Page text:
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An ongoing Swiss National Science Foundation (SNSF) project entitled “Nützliche Wissenschaft, Naturaneignung und Politik. Die Oekonomische Gesellschaft Bern im europäischen Kontext, 1750–1850” (“Useful science, nature appropriation and politics. The Economic Society of Berne in the European context, 1750–1850”) at the Institute of History of the University of Bern is concerned with the reform movement of the so-called “economic patriots”, and concentrates on the generation, communication, application, and consequences of new, “useful” bodies of knowledge. Albrecht von Haller is one of the figures who characterised the Economic Society of Bern through their simultaneous engagements as professional scientists, administrators, and members of the government. The focus of this project is less on Haller as an individual figure than on a comparative perspective that includes other scholarly magistrates such as Samuel Engel, Daniel Fellenberg, Emanuel von Graffenried von Burgistein, Niklaus Emanuel Tscharner, and Vinzenz Bernhard Tscharner. For more details in German see Martin Stuber

An SNSF project entitled “Arzt und Patient um 1730” (“Physician and patient around 1730”) is devoted to the study and editing of the detailed journal that young Haller, not even 30 years old, kept in Latin during the period of 1731–1736 while practicing medicine in Bern. This project is guided by evidence that our knowledge about the concrete day-to-day practice of medicine in earlier times is still quite incomplete, despite all the efforts of social history. This also applies to the physician’s practice as the central site of interaction between doctor and patient which exemplifies important social processes and structures. Medical practice is illuminated from the point of view of both physician and patient. The aim is to obtain new knowledge about the social structure, patient behaviour, the maladies described to the physician, the measures taken, and the concepts that guided treatment. Urs Boschung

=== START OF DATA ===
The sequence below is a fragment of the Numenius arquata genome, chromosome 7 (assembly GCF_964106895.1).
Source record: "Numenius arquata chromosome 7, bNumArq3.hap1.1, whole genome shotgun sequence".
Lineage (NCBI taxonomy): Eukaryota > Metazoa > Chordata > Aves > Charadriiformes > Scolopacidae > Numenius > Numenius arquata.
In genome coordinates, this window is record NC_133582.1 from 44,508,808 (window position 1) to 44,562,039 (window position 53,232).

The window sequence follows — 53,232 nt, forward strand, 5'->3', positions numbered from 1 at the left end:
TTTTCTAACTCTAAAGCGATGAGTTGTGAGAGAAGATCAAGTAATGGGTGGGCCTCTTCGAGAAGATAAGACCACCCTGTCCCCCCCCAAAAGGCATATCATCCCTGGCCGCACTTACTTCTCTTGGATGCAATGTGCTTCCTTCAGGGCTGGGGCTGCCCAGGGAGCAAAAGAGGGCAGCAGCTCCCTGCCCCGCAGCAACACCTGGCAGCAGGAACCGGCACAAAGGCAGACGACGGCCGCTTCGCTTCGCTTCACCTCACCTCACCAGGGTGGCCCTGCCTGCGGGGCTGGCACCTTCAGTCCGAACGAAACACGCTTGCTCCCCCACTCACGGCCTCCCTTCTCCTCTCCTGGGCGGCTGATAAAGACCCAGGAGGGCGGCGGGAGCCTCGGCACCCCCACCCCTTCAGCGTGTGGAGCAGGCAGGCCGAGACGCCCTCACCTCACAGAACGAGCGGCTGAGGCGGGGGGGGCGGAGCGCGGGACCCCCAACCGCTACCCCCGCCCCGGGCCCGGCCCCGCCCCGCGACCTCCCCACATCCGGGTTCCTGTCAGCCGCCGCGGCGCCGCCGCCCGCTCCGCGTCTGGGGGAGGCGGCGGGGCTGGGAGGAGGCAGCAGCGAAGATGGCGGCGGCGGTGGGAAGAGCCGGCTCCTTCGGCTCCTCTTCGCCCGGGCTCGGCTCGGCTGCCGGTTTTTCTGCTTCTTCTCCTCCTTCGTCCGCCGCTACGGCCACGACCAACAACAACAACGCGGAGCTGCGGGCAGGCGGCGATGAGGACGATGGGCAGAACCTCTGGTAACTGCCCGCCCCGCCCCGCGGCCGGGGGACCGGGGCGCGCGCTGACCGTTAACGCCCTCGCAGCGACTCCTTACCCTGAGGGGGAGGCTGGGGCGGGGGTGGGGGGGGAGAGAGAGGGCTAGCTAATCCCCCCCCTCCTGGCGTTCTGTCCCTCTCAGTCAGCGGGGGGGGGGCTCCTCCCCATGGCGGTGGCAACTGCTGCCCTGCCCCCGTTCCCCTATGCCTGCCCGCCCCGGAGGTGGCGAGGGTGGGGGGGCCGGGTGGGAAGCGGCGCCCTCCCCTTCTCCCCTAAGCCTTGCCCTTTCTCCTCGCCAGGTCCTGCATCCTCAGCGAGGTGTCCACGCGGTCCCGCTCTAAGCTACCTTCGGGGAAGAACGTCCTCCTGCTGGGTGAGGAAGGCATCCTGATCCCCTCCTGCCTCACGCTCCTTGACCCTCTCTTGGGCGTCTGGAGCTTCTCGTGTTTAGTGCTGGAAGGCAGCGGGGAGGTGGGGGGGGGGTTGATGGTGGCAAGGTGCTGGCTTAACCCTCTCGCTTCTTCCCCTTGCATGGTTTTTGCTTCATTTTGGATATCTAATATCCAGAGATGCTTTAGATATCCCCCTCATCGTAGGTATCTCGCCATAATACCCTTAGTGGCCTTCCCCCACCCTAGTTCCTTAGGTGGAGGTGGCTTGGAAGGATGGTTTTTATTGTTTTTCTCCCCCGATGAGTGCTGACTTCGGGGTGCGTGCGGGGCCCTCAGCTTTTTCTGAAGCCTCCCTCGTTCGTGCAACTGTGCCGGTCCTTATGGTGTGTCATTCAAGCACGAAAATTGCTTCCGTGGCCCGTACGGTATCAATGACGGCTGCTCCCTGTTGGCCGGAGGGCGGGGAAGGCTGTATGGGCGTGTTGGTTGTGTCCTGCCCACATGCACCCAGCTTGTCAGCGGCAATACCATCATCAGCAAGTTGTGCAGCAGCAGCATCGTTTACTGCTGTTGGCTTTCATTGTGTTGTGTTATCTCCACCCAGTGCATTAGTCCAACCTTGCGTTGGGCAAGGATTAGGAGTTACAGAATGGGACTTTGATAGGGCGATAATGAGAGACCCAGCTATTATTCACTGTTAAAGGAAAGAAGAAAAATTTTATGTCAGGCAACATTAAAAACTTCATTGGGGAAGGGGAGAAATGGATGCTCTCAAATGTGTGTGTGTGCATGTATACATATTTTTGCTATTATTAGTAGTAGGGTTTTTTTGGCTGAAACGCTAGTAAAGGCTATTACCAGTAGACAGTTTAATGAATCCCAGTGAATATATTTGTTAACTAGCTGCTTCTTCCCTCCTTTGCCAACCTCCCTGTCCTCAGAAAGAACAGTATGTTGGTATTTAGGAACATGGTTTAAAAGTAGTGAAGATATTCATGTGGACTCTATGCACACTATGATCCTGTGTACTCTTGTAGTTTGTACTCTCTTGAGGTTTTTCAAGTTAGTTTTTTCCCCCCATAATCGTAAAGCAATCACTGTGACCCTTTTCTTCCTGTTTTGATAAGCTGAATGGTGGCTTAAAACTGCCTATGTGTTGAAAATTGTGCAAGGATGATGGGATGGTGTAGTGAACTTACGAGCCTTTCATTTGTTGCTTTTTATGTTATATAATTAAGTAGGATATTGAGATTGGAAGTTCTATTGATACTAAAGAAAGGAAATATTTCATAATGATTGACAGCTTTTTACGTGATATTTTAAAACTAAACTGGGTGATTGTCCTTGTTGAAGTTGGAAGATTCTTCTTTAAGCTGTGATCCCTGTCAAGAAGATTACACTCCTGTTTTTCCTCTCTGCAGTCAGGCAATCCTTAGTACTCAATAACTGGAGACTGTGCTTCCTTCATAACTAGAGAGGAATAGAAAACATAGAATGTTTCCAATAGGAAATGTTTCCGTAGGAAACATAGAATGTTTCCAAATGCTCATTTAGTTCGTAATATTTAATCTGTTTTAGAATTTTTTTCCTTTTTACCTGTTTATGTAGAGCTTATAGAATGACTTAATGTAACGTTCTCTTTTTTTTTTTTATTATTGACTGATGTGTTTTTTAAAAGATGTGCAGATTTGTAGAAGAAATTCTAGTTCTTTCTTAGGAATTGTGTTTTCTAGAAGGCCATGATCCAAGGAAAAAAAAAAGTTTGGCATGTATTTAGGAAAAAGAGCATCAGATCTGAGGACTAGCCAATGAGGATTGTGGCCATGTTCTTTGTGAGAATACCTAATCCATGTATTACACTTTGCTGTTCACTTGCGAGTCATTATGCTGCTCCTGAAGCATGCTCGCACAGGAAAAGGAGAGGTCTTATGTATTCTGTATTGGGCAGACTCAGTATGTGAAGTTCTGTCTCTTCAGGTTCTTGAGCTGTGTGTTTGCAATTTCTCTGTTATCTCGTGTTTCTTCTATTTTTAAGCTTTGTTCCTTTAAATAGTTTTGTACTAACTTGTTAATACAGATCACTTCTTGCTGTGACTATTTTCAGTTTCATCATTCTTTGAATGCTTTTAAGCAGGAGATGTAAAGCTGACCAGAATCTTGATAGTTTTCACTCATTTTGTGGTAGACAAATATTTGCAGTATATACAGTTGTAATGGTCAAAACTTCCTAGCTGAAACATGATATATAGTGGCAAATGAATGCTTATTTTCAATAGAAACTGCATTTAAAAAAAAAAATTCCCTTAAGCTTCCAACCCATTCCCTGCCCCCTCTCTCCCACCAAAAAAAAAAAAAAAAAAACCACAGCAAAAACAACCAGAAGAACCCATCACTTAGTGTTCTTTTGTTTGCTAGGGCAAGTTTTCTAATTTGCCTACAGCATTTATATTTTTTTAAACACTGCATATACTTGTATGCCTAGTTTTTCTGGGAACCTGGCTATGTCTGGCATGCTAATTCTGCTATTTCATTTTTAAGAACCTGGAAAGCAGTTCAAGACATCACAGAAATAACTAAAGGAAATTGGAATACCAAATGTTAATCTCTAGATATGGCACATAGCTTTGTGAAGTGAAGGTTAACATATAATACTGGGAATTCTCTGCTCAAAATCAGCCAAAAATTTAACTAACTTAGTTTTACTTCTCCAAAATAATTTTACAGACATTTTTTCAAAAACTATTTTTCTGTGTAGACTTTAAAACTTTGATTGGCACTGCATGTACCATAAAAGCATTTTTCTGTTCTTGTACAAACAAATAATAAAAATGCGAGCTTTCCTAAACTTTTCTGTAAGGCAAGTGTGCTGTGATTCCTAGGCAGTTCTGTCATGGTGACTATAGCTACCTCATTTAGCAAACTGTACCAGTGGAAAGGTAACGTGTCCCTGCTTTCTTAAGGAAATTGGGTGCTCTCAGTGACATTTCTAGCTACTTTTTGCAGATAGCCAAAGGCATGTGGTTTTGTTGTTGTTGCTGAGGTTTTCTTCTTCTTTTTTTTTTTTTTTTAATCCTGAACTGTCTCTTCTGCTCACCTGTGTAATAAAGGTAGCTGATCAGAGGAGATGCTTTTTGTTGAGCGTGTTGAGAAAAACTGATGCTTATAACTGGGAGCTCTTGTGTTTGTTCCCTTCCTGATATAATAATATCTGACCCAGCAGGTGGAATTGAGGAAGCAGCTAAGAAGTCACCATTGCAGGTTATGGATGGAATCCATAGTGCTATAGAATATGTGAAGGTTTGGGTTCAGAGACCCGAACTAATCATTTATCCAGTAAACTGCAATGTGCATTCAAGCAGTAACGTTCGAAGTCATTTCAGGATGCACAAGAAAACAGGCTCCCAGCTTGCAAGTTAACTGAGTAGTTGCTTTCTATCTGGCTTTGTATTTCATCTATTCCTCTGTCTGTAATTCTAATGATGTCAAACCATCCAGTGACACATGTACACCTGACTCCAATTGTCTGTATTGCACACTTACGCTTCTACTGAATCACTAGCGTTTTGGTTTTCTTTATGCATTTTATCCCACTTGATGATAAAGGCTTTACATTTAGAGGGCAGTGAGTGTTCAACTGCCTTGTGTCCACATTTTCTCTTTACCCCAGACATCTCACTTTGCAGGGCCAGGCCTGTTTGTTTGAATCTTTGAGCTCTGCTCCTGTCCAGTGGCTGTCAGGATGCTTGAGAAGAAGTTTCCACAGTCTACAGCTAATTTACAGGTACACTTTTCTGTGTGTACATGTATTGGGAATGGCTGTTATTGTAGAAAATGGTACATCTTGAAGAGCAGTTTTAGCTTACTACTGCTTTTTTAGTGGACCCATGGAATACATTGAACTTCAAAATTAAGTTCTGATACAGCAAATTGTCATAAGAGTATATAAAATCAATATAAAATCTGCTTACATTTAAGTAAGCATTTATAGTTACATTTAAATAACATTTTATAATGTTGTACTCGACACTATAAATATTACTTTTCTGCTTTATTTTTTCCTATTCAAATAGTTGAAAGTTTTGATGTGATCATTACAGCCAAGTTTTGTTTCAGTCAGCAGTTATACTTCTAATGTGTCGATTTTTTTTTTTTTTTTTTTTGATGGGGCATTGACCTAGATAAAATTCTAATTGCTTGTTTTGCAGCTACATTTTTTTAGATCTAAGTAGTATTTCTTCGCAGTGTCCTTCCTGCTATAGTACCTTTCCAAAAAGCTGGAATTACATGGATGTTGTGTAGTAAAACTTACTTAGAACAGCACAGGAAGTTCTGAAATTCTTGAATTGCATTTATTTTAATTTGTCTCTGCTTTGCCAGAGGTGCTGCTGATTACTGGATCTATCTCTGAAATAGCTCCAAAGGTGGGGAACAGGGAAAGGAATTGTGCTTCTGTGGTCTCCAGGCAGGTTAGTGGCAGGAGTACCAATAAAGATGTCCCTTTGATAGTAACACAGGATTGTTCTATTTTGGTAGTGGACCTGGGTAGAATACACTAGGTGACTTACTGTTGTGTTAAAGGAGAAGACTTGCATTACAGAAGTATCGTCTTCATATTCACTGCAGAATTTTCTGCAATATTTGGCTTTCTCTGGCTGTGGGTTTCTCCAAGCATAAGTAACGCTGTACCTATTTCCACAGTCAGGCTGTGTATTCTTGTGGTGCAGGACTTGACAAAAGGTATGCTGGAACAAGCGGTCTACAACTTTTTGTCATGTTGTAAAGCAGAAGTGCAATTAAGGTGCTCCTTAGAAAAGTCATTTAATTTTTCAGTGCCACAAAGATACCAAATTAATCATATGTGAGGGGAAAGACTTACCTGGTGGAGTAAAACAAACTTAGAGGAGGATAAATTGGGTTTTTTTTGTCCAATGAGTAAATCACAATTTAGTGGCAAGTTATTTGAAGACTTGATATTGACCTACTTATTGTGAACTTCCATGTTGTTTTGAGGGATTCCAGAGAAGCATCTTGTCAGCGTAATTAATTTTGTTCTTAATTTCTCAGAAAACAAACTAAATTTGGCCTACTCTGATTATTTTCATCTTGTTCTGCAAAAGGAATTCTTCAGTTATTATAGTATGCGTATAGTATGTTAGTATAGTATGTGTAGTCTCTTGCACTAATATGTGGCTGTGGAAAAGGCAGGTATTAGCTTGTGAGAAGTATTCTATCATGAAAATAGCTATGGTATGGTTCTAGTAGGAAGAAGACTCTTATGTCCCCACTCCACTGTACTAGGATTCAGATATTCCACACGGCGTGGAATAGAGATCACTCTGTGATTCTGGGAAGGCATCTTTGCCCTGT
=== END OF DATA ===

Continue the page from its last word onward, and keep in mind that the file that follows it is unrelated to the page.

In 2008, the 300th anniversary of Haller’s birth, a conference was held on “The Practice of Knowledge and the Figure of the Savant in the 18th Century”. The conference programme can be found here, and abstracts of the papers presented are available here. Publication of the proceedings is currently being prepared. Hubert Steinke

One of the central characteristics of modern science is its processual character. Scientific research is not a one-off, individual act of establishing truth but a continuum of efforts involving multifaceted interactions between individuals and institutions. This new, dynamic mode of science, which first began to prevail in the 18th Century and continues to prevail today, is exemplified in a paradigmatic way by the case of Göttingen, particularly in the interplay between the institutional network – the university, the university library, the “Göttingische Gelehrte Anzeigen”, the Society of Sciences (Societät/Gesellschaft der Wissenschaften) – and the person-centred networks of outstanding actors such as Gerlach Adolph von Münchhausen, Christian Gottlob Heyne, and Albrecht von Haller. A cooperative research project on these issues is currently being planned by different institutions in Bern and Göttingen. Martin Stuber